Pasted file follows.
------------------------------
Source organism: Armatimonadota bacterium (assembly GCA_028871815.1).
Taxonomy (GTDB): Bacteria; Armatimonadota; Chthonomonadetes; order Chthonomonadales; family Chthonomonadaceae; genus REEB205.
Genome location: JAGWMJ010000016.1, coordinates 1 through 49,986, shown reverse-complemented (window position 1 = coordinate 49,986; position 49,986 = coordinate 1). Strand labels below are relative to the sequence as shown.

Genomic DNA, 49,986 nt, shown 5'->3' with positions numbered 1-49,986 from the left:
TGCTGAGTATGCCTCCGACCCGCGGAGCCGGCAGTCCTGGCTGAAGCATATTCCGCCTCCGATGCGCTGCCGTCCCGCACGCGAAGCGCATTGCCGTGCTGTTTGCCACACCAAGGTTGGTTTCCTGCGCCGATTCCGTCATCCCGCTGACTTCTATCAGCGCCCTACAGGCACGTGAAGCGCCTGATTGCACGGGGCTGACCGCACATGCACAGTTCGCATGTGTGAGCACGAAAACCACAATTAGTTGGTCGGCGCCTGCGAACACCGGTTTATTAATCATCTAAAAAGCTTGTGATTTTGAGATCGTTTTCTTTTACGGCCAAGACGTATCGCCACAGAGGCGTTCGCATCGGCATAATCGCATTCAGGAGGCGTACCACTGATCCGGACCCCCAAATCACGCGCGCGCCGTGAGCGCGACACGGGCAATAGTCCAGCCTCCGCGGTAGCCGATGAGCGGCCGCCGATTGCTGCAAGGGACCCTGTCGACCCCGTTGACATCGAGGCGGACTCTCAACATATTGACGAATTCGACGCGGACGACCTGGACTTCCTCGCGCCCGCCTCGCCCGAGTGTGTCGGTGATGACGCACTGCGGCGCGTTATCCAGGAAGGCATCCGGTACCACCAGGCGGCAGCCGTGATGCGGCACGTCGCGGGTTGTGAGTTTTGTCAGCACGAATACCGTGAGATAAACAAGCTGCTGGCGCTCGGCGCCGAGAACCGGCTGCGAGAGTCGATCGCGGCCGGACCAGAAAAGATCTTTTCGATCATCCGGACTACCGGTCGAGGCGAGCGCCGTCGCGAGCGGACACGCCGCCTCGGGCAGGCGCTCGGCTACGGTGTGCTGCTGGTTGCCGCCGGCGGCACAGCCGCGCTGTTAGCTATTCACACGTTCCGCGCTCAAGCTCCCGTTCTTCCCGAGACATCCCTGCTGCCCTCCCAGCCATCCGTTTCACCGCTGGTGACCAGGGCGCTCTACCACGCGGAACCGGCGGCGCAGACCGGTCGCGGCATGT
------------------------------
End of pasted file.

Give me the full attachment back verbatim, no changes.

Source organism: Armatimonadota bacterium (assembly GCA_028871815.1).
Taxonomy (GTDB): Bacteria; Armatimonadota; Chthonomonadetes; order Chthonomonadales; family Chthonomonadaceae; genus REEB205.
Genome location: JAGWMJ010000016.1, coordinates 1 through 49,986, shown reverse-complemented (window position 1 = coordinate 49,986; position 49,986 = coordinate 1). Strand labels below are relative to the sequence as shown.

Genomic DNA, 49,986 nt, shown 5'->3' with positions numbered 1-49,986 from the left:
TGCTGAGTATGCCTCCGACCCGCGGAGCCGGCAGTCCTGGCTGAAGCATATTCCGCCTCCGATGCGCTGCCGTCCCGCACGCGAAGCGCATTGCCGTGCTGTTTGCCACACCAAGGTTGGTTTCCTGCGCCGATTCCGTCATCCCGCTGACTTCTATCAGCGCCCTACAGGCACGTGAAGCGCCTGATTGCACGGGGCTGACCGCACATGCACAGTTCGCATGTGTGAGCACGAAAACCACAATTAGTTGGTCGGCGCCTGCGAACACCGGTTTATTAATCATCTAAAAAGCTTGTGATTTTGAGATCGTTTTCTTTTACGGCCAAGACGTATCGCCACAGAGGCGTTCGCATCGGCATAATCGCATTCAGGAGGCGTACCACTGATCCGGACCCCCAAATCACGCGCGCGCCGTGAGCGCGACACGGGCAATAGTCCAGCCTCCGCGGTAGCCGATGAGCGGCCGCCGATTGCTGCAAGGGACCCTGTCGACCCCGTTGACATCGAGGCGGACTCTCAACATATTGACGAATTCGACGCGGACGACCTGGACTTCCTCGCGCCCGCCTCGCCCGAGTGTGTCGGTGATGACGCACTGCGGCGCGTTATCCAGGAAGGCATCCGGTACCACCAGGCGGCAGCCGTGATGCGGCACGTCGCGGGTTGTGAGTTTTGTCAGCACGAATACCGTGAGATAAACAAGCTGCTGGCGCTCGGCGCCGAGAACCGGCTGCGAGAGTCGATCGCGGCCGGACCAGAAAAGATCTTTTCGATCATCCGGACTACCGGTCGAGGCGAGCGCCGTCGCGAGCGGACACGCCGCCTCGGGCAGGCGCTCGGCTACGGTGTGCTGCTGGTTGCCGCCGGCGGCACAGCCGCGCTGTTAGCTATTCACACGTTCCGCGCTCAAGCTCCCGTTCTTCCCGAGACATCCCTGCTGCCCTCCCAGCCATCCGTTTCACCGCTGGTGACCAGGGCGCTCTACCACGCGGAACCGGCGGCGCAGACCGGTCGCGGCATGT